Pregnant diabetics are exempted from fasting because diabetic control is more difficult in pregnant women making fasting doubly hazardous for both the mother and the fetus.

 

2.0 MEASURES TO PREVENT PHYSIOLOGICAL HARM:

The prophet (PBUH) taught measures to ensure that puasa does not cause physiologic damage. Puasa continuously from day to day, wisaal, was forbidden[vii]. Early iftaar was recommended[viii]. Delaying suhuur was recommended[ix].

 

3.0 MEDICAL GUIDELINES FOR PUASA:

The aim should be maintaining normal body weight or actually reducing it if overweight. Over-eating at iftaar and suhuur should be avoided. Over-eating will cause indigestion.

 

The diet should contain sufficient fiber to prevent constipation. Fiber and slowly digested foods with a long stomach transit times are preferred.

 

Enough water should be taken at night both for preventing dehydration and preventing constipation. Adequate fluid and salt intake prevents lethargy in the afternoon caused by low blood pressure.

 

Hunger is a cause of headache especially later in the day.

 

Intake of adequate calcium, magnesium, and potassium will prevent muscle cramps.

 

Hot places should be avoided. Attempts should be made to keep cool.

 

Inadequate sleep is a cause of headaches.

 

In non-diabetics hypoglycemia may be due to insulin overproduction on intake of refined sugar. In diabetics it may arise due to insulin injections with inadequate dietary intake.

 

 Peptic ulcers are aggravated by raised acid levels. Kidney stones may be due to low fluid intake. Joint pains may be due to excess solutes.

 

5.4 MEDICATION IN PUASA

The general rule is that any substance that enters the body through any of its openings, manfadh, nullifies puasa. The openings are the two ends of the alimentary canal, the mouth and the anus as well as the vagina.

 

All drugs that are applied externally on the skin do not nullify puasa. Sub-cutaneous, intra-muscular, and intra-venous injections do not nullify fasting. However nourishing injections nullify the purpose of puasa.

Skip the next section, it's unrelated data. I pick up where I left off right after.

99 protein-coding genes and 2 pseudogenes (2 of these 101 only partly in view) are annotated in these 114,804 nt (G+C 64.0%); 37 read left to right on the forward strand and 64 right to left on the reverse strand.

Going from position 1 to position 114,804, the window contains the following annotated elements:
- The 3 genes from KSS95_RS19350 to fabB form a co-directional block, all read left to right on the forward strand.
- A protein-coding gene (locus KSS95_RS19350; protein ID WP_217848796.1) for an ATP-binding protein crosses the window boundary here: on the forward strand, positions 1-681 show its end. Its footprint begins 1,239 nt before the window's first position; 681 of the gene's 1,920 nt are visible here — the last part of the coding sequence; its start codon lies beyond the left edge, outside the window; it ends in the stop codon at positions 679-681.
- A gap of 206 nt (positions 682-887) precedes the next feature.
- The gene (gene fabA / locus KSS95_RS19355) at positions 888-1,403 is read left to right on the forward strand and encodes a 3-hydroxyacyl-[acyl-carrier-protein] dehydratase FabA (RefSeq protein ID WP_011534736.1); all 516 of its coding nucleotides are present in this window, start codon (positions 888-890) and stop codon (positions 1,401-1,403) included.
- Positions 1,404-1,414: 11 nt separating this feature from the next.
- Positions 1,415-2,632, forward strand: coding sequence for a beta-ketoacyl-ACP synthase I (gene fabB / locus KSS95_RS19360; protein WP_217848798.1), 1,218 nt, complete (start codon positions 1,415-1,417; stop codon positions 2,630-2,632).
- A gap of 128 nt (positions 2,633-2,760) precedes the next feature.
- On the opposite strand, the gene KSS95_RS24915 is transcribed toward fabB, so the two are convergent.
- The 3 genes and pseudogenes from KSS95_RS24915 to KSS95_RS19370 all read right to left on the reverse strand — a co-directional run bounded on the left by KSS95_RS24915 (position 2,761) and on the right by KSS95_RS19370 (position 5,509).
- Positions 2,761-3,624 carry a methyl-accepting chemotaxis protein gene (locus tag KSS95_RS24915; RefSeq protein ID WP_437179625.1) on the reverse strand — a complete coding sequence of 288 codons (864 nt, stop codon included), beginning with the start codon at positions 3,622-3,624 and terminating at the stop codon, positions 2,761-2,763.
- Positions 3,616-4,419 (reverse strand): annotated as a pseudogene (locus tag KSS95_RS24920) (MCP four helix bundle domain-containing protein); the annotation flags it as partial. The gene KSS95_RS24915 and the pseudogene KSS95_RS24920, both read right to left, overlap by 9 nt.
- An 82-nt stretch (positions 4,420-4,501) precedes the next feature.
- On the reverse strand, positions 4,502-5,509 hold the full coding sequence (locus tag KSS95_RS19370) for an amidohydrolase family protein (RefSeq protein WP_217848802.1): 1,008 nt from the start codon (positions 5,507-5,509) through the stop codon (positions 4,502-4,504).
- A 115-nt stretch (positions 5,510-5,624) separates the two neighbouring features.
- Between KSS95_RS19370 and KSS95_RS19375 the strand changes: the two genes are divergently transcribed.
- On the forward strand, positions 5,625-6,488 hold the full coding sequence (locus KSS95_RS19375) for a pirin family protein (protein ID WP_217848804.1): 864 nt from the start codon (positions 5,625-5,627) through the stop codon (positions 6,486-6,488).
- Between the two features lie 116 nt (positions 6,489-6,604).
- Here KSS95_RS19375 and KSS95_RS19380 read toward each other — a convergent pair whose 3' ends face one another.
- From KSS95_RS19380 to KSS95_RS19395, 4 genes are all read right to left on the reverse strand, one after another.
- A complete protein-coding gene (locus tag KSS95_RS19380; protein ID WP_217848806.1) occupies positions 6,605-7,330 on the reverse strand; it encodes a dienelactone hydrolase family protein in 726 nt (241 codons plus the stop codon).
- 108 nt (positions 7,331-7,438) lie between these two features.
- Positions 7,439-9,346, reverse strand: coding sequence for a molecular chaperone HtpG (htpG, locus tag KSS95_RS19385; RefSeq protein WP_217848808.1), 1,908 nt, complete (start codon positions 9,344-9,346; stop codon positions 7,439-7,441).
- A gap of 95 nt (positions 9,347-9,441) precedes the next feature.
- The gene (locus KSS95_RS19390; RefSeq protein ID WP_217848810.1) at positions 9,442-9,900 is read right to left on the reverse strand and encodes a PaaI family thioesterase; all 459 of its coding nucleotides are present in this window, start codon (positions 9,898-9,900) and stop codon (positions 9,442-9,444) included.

Drugs of whatever form taken orally, per anus, or per vagina nullify puasa.

 

Venepuncture does not nullify puasa.

 

Sub-lingual pills are allowed.

 

The medication schedule can be modified such that drugs are taken only during the night hours.

 

6.0 RECENT RESEARC ON PUASA AND DIABETES

6.1 Studies on the effect of puasa on diabetic control have given many contradictory results. This is due to lack of careful control for confounding factors and the general change in dietary habits that occurs in Ramadhan compared to other months of the year. We will here quote only 2 of such studies.

 

6.2 Azwany et al [x] studied the impact of Ramadan fasting on glycemic control in type 2 diabetes patients.   Forty-three Muslim type 2 diabetic patients or oral medication, with no renal or liver disease participated in the study. A total of 52 patients had been recruited giving a drop-out rate of 17.3%. Fasting blood glucose (FBG) and serum fructosamine levels were determined at four consecutive visits (at four weeks and one week before Ramadan, in the fourth week of Ramadan and four weeks after Ramadan). They found no significantly change in mean FBG over time (Figure 1, p=0.12). There was however an increase in fructosomine from the first to the fourth weeks (figure 2, p=0.001). The study showed poor diabetic control because the subjects were more hyperglycaemic in Ramadhan. They concluded that the poor control reflected lack of knowledge about adjusting diet and medication during Ramadhan.